Liebowitz announces increase in surveillance, police presence
In an email to the community, Liebowitz said the changes were in response to a number of recent acts of anti-Semitism in the news.
After denouncing recent “violence towards members of the Jewish community” in an email to the Brandeis community on Jan. 3, University President Ron Liebowitz shared that there would be an increase in police presence and surveillance on campus.
In the email, Liebowitz condemned the recent acts of anti-Semitic violence in New York and New Jersey as “painful to the Brandeis community,” and an “affront to the values at the core of our institution.”
Director of Public Safety Ed Callahan said in a Jan. 19 email to the Justice that the decision was made after “reviewing the findings of the campus security report.” He also mentioned that one of the goals of the upgrade was to return to staffing levels that existed pre-2008/2009.
Liebowitz wrote in his email that Brandeis was searching for a night lieutenant and an additional daytime Public Safety officer. Campus transportation systems will also be expanded, and the University will be upgrading camera technology, the email said. Liebowitz also stressed the importance of students reaching out to resources, such as the Brandeis Counseling Center, for support.
Callahan said the daytime patrol officer position had been filled and is currently undergoing training, and the University is still searching to fill the night lieutenant position. He explained to the Justice that the addition of these roles will provide “additional services and enhance Community Policing efforts.”
To further explain what Liebowitz meant by the “expansion of campus transportation services,” Callahan provided a list to the Justice of the updates Public Safety made to the transportation service. The list included trackers in all eight Joseph’s shuttles, an extension of the last loop of the BranVan Waltham service to 2:15 a.m., and the addition of a Monday-Friday 4 p.m.-11 p.m. Waltham Joseph’s shuttle. Callahan pointed out that many of these updates started in the fall semester, but take some time to be fully implemented. He said these changes “address most, if not all, concerns students have had regarding the service.”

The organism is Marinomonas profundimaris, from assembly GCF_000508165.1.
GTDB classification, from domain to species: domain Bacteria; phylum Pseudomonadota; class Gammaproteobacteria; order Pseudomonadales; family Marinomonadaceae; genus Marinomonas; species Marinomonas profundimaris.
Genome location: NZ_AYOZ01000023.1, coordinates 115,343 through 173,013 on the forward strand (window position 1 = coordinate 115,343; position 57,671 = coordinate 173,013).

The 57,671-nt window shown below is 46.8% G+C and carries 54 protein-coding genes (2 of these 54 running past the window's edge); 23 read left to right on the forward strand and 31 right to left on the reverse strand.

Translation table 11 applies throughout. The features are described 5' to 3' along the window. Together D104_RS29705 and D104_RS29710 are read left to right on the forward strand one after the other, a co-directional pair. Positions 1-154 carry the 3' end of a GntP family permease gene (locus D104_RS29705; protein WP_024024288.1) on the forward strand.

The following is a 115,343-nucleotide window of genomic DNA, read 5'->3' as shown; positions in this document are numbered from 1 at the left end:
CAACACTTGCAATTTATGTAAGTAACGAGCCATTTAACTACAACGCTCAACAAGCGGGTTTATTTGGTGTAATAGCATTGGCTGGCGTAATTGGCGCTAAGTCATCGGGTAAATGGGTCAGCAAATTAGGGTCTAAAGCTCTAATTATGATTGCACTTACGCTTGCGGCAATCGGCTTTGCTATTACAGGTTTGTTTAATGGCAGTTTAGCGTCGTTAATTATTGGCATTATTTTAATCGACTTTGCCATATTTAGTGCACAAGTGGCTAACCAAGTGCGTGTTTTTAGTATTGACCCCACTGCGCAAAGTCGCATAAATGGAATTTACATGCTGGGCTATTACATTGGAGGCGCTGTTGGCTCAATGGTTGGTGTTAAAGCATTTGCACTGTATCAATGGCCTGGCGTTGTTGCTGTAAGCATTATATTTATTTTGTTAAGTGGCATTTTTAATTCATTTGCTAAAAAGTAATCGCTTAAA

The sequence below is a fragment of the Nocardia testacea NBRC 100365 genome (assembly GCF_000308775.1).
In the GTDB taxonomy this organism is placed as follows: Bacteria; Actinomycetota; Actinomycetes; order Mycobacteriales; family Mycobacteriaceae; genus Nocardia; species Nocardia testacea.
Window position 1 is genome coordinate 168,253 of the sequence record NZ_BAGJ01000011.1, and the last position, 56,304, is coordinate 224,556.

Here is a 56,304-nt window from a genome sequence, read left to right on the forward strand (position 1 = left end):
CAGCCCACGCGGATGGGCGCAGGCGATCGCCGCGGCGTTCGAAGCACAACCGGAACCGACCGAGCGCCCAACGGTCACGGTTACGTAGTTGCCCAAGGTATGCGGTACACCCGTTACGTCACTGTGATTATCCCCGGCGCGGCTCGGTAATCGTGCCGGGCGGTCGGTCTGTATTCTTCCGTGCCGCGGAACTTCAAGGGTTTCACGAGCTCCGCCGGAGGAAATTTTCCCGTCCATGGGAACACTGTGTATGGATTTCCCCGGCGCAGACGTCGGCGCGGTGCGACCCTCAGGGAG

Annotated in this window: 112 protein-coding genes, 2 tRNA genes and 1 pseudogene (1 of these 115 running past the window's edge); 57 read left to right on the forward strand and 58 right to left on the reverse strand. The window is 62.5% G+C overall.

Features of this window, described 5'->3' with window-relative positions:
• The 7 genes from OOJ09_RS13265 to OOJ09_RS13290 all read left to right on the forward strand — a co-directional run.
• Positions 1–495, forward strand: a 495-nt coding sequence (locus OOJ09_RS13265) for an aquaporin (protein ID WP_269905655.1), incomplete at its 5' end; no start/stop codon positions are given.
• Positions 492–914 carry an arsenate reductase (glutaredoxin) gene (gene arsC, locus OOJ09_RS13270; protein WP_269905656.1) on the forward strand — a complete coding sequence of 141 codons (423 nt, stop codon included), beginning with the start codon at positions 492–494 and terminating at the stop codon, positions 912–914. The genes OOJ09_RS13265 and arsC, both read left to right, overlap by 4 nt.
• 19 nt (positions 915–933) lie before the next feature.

Callahan advised students to download the Branda mobile app and reserve BranVan seats on the Brandeis website to make the most of the transportation.
Brandeis, however, is not the only university upgrading its security amidst the rise of hate crimes. According to a Dec. 4 USA Today article, security patrols and cameras were increased at Syracuse University after an active investigation uncovered racist and anti-Semitic incidents on campus.
According to an Apr. 30 Boston Globe article, in 2018, Massachusetts ranked fourth in the number of reported anti-Semitic incidents in the United States, while 1,879 incidents of anti-Semitism were recorded in the United States.
Institutions like day schools, synagogues and Chabad centers across the country have not only begun to increase security, but have also applied for grants to help fund these changes, according to a Mass Live article. The Department of Homeland Security runs the Nonprofit Security Grant Program, which provides funding for target hardening and physical security for “organizations that are at high risk of terrorist attack.” The program provides both state and federal funding, and in Massachusetts, institutions can apply for a Commonwealth Nonprofit Security Grant.
Callahan mentioned that Brandeis is currently working on applying for a security upgrade grant.
According to an Aug. 18 Boston Globe article, 88% of such grant applications in the previous fiscal year came from Jewish organizations. A Jan. 10 Jewish News Syndicate article pointed out that following attacks like the shooting in Jersey City, security experts are pushing to increase funding for non-profit religious institutions.
Callahan said that students “should feel safe in their surroundings and should continue to advise how we may better serve them along the lines of personal safety.”
Brandeis Bridges, a club where members of the Black and Jewish communities come together to discuss race and religion on campus did not respond in time to provide a student perspective on the increase in security.
Since his arrival in 1978, Callahan explained, the increase in the campus population has led to a more robustly-trained and educated police department. “Communication, cooperation, and connectivity are essential in providing security to the campus community,” he said. “Officers are trained to mitigate a variety of concerns,” he added.